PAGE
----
“Basically, what research has shown is any activity that can increase the heart rate to be in that kind of moderate-intensity zone is going to be considered enough aerobic activity to help be protective of the heart,” said Jennifer Soo Hoo, an assistant professor of clinical rehabilitation medicine at Weill Cornell Medicine.
There are several effective ways to raise your heart rate for the recommended amount of time, some of which you might not even think of as exercise. Here are 6 such expert-recommended heart-healthy activities.
1. Brisk walks
A brisk walk at a pace of 3 to 4 miles per hour is an excellent activity. Walking is both accessible and low impact, meaning that it's easy on your joints. Compared to jogging, for example, the likelihood of injury while walking is minimal.
You want to reach 50-70% or 70-85% of your maximum heart rate for moderate or vigorous-intensity activities, respectively. You can estimate your maximum heart rate by subtracting your age from 220.
There are numerous ways to measure whether or not your walking pace is high enough to effectively target the cardiovascular system. You could use a wearable device, such as a smartwatch, to record your pulse. Using a device like that will help you tell how long your heart rate was in that moderate-activity zone.
Keep in mind that there is no need to invest in a pricey device if you don’t already own one. You can measure your pulse yourself by placing your index and middle fingers on either the inside of your wrist or the top of your foot. Count for 15 seconds and multiply the number of beats you get by four.
In the end, your intuitive perception of how much you’re exerting yourself is usually correct. Ask yourself, “Does this feel somewhat hard? Did my breath quicken?” If you are trying to carry on a conversation while walking, and you need a breath every five or six words, that is consistent with a moderate-intensity activity.
To make brisk walks more fun, you can do them in pairs with a friend or family member. If you have a dog, you can incorporate your exercise in their morning or evening walks.
Related: These Mistakes Might Be Making Your Walks Less Effective
2. Household chores
Household chores like gardening, mopping the floor, mowing the lawn, and the like, can be really effective at raising your heart rate. These tasks definitely require some physical exertion. If you do them quicker than usual and track your pulse, it can absolutely count as a heart-healthy activity. And, of course, there is the bonus of killing two birds with one stone and getting plenty of housework done, too.
3. Strength-building exercises
According to the American Heart Association, practicing a strength-building activity two days a week has an ‘indirect’ effect on building heart health. Strength training increases your muscle mass and improves bone density, both of which have been linked to a decreased risk of cardiovascular events, such as coronary artery disease, stroke, etc.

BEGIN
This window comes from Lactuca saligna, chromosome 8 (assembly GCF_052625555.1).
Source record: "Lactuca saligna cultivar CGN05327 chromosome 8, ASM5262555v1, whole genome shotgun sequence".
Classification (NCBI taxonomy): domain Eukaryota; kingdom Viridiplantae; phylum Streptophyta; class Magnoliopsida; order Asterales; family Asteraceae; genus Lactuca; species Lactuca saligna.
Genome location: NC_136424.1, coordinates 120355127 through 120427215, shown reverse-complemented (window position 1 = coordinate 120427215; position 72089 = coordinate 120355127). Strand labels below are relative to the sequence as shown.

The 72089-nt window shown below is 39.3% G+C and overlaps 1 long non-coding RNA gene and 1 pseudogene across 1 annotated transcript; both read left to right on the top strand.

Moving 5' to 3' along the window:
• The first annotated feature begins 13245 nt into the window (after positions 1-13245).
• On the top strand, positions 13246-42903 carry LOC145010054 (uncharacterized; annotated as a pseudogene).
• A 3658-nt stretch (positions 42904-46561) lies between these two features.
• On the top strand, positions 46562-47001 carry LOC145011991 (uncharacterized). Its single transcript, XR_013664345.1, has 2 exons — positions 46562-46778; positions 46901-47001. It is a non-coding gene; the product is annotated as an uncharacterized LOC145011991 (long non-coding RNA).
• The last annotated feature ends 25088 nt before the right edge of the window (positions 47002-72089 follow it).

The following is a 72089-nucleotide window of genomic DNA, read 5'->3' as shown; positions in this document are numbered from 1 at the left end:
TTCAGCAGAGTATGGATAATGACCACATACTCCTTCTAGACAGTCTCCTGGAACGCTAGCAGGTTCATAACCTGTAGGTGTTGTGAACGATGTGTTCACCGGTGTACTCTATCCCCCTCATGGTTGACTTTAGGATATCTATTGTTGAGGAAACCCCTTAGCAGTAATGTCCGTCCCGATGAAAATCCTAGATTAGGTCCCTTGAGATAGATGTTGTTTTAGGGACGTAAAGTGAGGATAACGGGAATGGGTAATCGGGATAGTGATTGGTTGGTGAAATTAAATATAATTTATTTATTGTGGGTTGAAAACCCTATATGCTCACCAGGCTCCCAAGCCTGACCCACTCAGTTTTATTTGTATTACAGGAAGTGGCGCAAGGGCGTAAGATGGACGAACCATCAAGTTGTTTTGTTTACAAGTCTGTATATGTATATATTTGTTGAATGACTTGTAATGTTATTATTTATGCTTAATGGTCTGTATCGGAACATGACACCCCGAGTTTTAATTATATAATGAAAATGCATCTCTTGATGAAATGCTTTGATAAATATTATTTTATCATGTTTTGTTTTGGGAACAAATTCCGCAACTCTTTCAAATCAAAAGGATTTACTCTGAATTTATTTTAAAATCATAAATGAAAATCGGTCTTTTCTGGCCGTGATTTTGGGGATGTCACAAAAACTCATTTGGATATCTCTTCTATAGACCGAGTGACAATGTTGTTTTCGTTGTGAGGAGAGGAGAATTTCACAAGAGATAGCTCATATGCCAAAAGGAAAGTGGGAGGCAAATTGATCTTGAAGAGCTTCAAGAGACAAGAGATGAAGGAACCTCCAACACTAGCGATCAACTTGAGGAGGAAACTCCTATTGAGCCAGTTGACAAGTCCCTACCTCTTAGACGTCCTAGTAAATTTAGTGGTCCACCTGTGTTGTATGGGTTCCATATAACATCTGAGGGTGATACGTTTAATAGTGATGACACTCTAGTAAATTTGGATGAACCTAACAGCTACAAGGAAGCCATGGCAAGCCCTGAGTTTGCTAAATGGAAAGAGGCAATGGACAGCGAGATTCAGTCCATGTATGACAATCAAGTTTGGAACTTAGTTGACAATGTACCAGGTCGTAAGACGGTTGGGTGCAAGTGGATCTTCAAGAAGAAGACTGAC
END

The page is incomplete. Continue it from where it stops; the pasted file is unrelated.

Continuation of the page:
“In order to be able to do aerobic activities for long periods of time, you need to be able to increase your strength and flexibility,” Soo Hoo explained to the Huffington Post. You can achieve this through yoga or pilates, both of which build core strength and flexibility. Alternatively, you could opt for lifting weights or using resistance bands.
Related: Study Finds There’s No Age Limit to Start Strength Building Exercises
4. Leisure time
Exercise doesn’t necessarily mean that you must follow a strict regimen, and it certainly doesn’t have to feel like a chore. There are many moments in life where you raise your heart rate, and you might not even realize it, because you’re having so much fun. We’re talking about the times you dance to a playlist of your favorite tunes, run around with the kids or grandkids, or even play fetch with your dog.
Take note of such activities that bring you joy and get you moving at the same time. This will motivate you to do them more regularly.
5. Keeping your stress level in check
It is no secret that feeling stressed or tired can be harmful to your physical health as well. Stress can make your blood pressure spike. Therefore, it puts a strain on your heart and circulatory system. Prolonged mental and emotional stress can cause your resting heart rate to increase over time. If the “fight-or-flight" mode becomes your norm and your resting heart rate rises, this will also increase your risk of heart attack, stroke, and other dangerous health conditions.
Adopting healthy coping techniques like mindfulness, meditation, deep breathing, or therapy can keep your resting heart rate in check.
6. "Snack" exercises
The recommendation is 150/75 minutes per week, but you don’t have to do it all at once. If taking three 45-minute walks a week doesn't suit your schedule, it doesn’t mean that you have to give up altogether. You can break it down in any way that is convenient for you.
A recent study published in the journal Applied Physiology, Nutrition, and Metabolism, found that short bouts of physical movement - like briskly climbing stairs a few times a day - can effectively improve your fitness level, as well as lower blood pressure and reduce blood sugar. The concept of “exercise snacks” can be a helpful way to sneak in fitness throughout the day without being overwhelmed.
Share these tips with friends and family!